HBO's “High Maintenance” returns for its third season on Jan. 20, 2019, at 10:30 p.m. Unlike most marijuana-focused television shows, the cable series has gained critical acclaim for being a weed show that is actually good. Weedmaps News staff writer Andy Andersen writes about how “High Maintenance” successfully provides glimpses into the personal act of smoking weed to paint a portrait of the modern era of marijuana.
A Muslim college student, Eesha, escapes to the roof of a Brooklyn apartment building to light a bowl of weed. Her eyes light up with each long, savory hit from her pipe. A flock of birds float over a cathedral as she blissfully paints her toenails to pass the time in private. She's away from her religion, her parents, her studies — it's an exciting new chapter in a young person's life that a less-stoned person might take for granted.
Since its upgrade from a Vimeo web series to HBO's Sunday night TV lineup, “High Maintenance” has received attention from critics for being about “more than just weed.” But make no mistake — “High Maintenance” always has been a show about weed. The human stories in “High Maintenance” are what has turned it into an ongoing tale of American cannabis use in the post-legalization age.
From the looks of the new season's trailer, the series will continue to follow the bright-(albeit red-)-eyed, grizzly New York weed dealer known only as “the Guy” (played by the charismatic, warm series co-creator Ben Sinclair) as he weaves in and out of the lives of his Brooklyn clientele.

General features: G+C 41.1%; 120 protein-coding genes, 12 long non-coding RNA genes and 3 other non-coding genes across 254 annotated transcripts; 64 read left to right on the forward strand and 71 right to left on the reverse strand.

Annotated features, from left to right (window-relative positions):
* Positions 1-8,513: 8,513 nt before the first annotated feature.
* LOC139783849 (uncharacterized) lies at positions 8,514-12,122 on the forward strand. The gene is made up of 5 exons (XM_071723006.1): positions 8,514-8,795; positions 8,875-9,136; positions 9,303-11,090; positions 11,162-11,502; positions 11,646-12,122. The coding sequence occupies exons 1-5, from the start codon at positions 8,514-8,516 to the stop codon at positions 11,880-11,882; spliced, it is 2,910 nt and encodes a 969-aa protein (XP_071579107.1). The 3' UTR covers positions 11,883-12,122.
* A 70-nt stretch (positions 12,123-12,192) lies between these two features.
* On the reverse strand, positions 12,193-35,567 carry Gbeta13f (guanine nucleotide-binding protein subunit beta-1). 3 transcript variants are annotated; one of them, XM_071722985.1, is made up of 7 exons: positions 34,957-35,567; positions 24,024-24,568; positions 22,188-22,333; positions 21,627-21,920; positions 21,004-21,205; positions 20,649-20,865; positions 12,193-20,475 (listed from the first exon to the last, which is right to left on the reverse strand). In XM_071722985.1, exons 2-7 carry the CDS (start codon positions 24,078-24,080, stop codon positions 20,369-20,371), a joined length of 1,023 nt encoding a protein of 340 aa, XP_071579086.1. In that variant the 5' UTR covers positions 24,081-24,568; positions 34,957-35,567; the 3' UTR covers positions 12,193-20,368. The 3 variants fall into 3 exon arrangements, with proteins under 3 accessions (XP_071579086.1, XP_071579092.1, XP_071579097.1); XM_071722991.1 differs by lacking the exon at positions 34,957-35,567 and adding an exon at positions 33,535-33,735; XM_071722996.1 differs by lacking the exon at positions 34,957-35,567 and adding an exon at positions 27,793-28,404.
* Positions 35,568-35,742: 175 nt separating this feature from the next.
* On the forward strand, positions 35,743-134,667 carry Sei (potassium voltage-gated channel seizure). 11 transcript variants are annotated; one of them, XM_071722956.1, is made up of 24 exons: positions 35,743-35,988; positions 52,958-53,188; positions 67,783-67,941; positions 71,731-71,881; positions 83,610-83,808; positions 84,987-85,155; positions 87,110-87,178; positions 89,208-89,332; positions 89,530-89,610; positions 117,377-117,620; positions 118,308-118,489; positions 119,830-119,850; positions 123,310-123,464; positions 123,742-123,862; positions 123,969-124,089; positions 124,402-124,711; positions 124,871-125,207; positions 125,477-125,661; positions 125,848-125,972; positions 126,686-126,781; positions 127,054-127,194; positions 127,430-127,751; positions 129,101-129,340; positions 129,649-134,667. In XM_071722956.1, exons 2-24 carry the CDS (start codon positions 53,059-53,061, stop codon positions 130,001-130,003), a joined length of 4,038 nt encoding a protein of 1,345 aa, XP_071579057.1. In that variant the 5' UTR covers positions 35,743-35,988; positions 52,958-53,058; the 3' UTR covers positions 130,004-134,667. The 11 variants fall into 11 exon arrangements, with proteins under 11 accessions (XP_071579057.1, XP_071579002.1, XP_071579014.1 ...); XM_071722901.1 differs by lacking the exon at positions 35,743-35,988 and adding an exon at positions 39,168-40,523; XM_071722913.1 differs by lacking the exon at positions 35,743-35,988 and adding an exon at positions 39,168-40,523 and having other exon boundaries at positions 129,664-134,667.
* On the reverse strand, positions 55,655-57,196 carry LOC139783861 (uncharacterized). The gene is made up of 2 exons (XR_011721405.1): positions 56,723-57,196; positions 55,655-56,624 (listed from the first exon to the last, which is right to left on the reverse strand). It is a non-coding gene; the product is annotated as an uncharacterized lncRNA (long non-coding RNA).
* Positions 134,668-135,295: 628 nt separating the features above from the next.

From “High Maintenance,” we get a sense that weed is everywhere, used by almost every type of American. We see it in the form of edibles, vape pens, prerolls, and of course, the traditional joint, bong, or pipe setup.
While it's true that “High Maintenance” covers far more territory in the lives of characters than just their consumption habits, it's the show's ability to tell a broad range of small, subtle stoner stories that shows us who smokes weed, how they smoke it, and what role it plays in their lives.
When you watch “High Maintenance,” you get a truly epic sense of how cannabis is an ever-present reality in modern American life.
Everyday People Use Weed, Everyday
As legal weed continues to spread throughout the U.S., so do the demographics of New Yorkers who openly smoke in “High Maintenance.” The show's second-season episode “Namaste” features a young couple navigating the class divide of their subsidized apartment building; “Derech,” follows a Vice writer and a young ex-Hasidic man. Weed pops up in both of these vignettes, giving a wider display of New York's stoner demographics.
Between the first and second seasons of “High Maintenance,” co-creators Sinclair and Katja Blichfeld ended their marriage and Blichfeld came out as a lesbian, recounting her marriage and sexuality in a January 2018 article for Vogue. Shades of their split can be seen in Season 2 as the Guy goes through the final steps of his own amicable yet heartbreaking divorce. Showing the happy-go-lucky Guy's private life marked a more intimate dimension, making every stoner on screen feel like a living, breathing person. This will come to absolutely no surprise to regular weed smokers, for they will recognize themselves in the characters “High Maintenance” focuses on.